BY GRACE TATTER
Picking up on a thread started by Greg Koch of Coca-Cola in the first plenary, the second plenary focused on how businesses and entrepreneurs figure into nexus solutions.
Both panelists from NGOs and corporations avoided sentimentality when discussing why businesses should assert themselves in conversations about water, energy and climate. Although many corporations are concerned with human rights and the bigger picture, their sustainability efforts are grounded in sustaining their business. “No water, no beer,” said Kim Marotta, the director of sustainability at MillerCoors.
Dan Bena, Senior Director of Sustainability of PepsiCo, stated why his corporation is interested in Nexus bluntly. About fifty percent of Pepsi’s revenue comes from beverages, he said. He continued that most of the costs to produce those beverages are from agriculture. “So for us the nexus issues, the nexus risks, and certainly the nexus opportunities, come from sustainable agriculture,” he said. Of course, Pepsi has also made a commitment to human rights and the environment (here’s a video about their iCrop project), but the corporation recognizes that sustainable agriculture is necessary for their product.
And that’s ok, said Stuart Orr, the head of Water Stewardship at WWF International. Just because corporations like PepsiCo are focussed on running a business doesn’t mean their goals are counter to NGOs and advocacy groups. Orr suggested that businesses and NGOs increasingly understand that their needs are the same even if the reasons behind those needs are different. Governments should capitalize on that intersection of needs, and step up their part of the private-non-profit-governmental relationship.
“I suggest that what I want as an NGO at River Basin is completely different than what you want as a company,” Orr said to business leaders. “And I don’t expect you to care about fish. You’re not here to care about fish. I’m here to care about fish. You’re here to make money, right? And the government is here to do it’s job. Build institutions, deliver on the public good, make sure that people are delivered on their rights.We each have a different need out of a common resource.” He continued:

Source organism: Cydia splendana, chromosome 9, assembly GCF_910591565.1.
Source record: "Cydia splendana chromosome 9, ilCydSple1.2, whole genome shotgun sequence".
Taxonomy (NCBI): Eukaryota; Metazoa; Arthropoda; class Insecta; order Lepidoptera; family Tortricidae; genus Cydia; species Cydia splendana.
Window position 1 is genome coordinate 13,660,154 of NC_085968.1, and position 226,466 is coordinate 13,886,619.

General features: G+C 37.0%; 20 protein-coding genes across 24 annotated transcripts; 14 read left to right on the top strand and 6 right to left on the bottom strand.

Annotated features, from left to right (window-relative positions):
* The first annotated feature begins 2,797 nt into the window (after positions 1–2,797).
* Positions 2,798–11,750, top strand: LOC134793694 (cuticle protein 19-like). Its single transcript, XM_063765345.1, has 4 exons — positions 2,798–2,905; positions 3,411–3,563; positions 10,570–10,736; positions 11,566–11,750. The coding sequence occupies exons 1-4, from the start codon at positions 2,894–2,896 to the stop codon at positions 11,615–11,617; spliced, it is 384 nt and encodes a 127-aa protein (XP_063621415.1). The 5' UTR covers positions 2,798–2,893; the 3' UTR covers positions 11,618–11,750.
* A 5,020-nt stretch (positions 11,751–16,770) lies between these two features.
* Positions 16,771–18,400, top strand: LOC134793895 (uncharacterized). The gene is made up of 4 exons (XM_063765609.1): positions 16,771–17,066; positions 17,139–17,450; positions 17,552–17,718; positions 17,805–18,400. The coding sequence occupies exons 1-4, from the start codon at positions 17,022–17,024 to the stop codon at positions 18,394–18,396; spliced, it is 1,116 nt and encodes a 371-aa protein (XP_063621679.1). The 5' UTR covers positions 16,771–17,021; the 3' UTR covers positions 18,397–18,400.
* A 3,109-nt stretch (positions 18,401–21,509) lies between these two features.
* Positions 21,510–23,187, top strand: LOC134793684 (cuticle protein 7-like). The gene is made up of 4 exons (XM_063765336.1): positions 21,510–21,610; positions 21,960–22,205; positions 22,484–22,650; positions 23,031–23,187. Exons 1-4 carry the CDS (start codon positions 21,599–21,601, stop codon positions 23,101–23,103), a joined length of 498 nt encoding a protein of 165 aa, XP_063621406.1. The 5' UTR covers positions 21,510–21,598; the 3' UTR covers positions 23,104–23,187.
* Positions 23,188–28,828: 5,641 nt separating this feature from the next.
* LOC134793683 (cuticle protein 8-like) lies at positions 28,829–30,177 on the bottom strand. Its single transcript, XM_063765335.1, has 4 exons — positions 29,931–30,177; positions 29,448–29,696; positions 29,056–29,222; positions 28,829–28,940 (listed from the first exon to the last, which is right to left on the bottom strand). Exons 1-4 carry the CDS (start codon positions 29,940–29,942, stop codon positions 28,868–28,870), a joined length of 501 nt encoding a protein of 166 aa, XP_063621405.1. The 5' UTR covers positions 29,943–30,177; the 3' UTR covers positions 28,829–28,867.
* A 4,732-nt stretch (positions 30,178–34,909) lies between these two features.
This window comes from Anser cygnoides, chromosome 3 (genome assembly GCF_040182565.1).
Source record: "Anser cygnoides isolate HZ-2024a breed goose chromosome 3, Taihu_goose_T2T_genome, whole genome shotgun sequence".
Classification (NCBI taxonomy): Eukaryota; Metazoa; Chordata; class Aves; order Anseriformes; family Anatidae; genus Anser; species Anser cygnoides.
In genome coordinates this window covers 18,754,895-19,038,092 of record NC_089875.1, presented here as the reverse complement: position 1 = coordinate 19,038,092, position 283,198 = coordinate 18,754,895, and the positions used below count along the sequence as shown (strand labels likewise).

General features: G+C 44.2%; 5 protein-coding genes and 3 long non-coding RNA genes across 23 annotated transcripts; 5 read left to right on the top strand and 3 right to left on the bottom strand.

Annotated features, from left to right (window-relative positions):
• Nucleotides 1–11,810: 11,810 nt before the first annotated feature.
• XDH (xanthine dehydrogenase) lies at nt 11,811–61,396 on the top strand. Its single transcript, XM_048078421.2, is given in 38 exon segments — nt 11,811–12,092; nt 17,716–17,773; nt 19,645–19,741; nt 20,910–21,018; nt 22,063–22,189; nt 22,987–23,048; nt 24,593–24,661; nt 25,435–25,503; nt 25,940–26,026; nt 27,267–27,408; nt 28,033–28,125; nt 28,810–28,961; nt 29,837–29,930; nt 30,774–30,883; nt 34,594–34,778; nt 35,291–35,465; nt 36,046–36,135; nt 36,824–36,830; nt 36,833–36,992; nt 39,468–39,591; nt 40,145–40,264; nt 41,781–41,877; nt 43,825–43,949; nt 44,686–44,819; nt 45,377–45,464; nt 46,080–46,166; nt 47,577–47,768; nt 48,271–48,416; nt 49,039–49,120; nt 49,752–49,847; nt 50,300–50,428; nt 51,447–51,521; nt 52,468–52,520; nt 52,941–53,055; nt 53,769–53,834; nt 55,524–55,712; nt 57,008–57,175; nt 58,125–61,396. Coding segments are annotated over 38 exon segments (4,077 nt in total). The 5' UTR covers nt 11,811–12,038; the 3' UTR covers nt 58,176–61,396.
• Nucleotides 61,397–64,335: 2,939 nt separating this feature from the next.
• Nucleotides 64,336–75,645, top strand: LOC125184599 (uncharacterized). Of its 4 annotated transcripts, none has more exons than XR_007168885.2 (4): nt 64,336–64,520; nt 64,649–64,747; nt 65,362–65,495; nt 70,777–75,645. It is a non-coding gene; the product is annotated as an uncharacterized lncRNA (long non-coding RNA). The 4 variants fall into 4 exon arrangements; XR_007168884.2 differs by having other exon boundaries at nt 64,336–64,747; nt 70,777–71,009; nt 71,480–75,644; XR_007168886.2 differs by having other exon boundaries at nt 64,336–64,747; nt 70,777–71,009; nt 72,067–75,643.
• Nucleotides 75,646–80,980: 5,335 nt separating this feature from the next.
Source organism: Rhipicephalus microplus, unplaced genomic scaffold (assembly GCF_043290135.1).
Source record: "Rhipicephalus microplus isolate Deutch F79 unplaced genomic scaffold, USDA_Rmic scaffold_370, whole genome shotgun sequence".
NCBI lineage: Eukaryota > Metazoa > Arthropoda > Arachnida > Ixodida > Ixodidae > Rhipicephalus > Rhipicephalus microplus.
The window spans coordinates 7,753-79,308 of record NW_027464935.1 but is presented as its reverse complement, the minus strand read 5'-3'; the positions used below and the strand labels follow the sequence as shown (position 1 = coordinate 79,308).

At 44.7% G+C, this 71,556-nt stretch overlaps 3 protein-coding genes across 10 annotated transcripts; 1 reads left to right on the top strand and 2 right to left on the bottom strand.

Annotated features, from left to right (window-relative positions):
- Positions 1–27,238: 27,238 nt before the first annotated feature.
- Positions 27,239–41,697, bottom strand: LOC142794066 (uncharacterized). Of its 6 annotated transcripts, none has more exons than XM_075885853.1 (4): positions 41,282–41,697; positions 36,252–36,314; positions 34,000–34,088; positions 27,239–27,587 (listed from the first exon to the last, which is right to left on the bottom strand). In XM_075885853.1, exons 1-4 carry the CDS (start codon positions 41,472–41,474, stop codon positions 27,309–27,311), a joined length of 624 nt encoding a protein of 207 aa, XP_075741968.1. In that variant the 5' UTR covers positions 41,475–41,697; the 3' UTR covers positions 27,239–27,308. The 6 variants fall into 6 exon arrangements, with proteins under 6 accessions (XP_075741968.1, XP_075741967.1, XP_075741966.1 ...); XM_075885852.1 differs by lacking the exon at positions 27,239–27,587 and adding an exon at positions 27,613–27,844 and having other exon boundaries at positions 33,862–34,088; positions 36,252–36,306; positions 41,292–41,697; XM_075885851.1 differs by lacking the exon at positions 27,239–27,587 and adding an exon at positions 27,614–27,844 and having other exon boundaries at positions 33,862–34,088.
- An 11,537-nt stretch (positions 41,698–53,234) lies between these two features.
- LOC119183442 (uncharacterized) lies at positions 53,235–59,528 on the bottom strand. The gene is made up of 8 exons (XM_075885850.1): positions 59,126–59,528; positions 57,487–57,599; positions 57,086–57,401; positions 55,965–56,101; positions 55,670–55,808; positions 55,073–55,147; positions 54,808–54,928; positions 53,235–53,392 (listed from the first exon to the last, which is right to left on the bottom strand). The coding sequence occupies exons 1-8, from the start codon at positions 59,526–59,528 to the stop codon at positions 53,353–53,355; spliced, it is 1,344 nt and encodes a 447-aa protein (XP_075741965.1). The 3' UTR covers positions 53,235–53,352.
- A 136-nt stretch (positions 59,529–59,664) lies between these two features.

“Ninety to 100 percent of what I need as an environmental NGO to protect my universe that I care about, is exactly what business needs to mitigate business risks. They need institutions, they need coherent government, they need regulations…they need government to step up and allocate and properly permit and regulate water as if it matters. We need the same damn thing.”
Puvan Selvanathan, the head of sustainable agriculture at United Nations Global Compact, concluded the panel by highlighting a set of Sustainable Agriculture Business Principles he helped develop last year. The principles aim to fortify corporate responsibility to sustainable practices, but they require support from all stakeholders.
“Company action can only take you so far. Companies can say, ‘ok, we’re willing to make sure the codes are in place, we’re willing to make sure our food is safe.’ You can do all that stuff. But there’s other stuff you need to do, and that stuff requires partnership,” he said.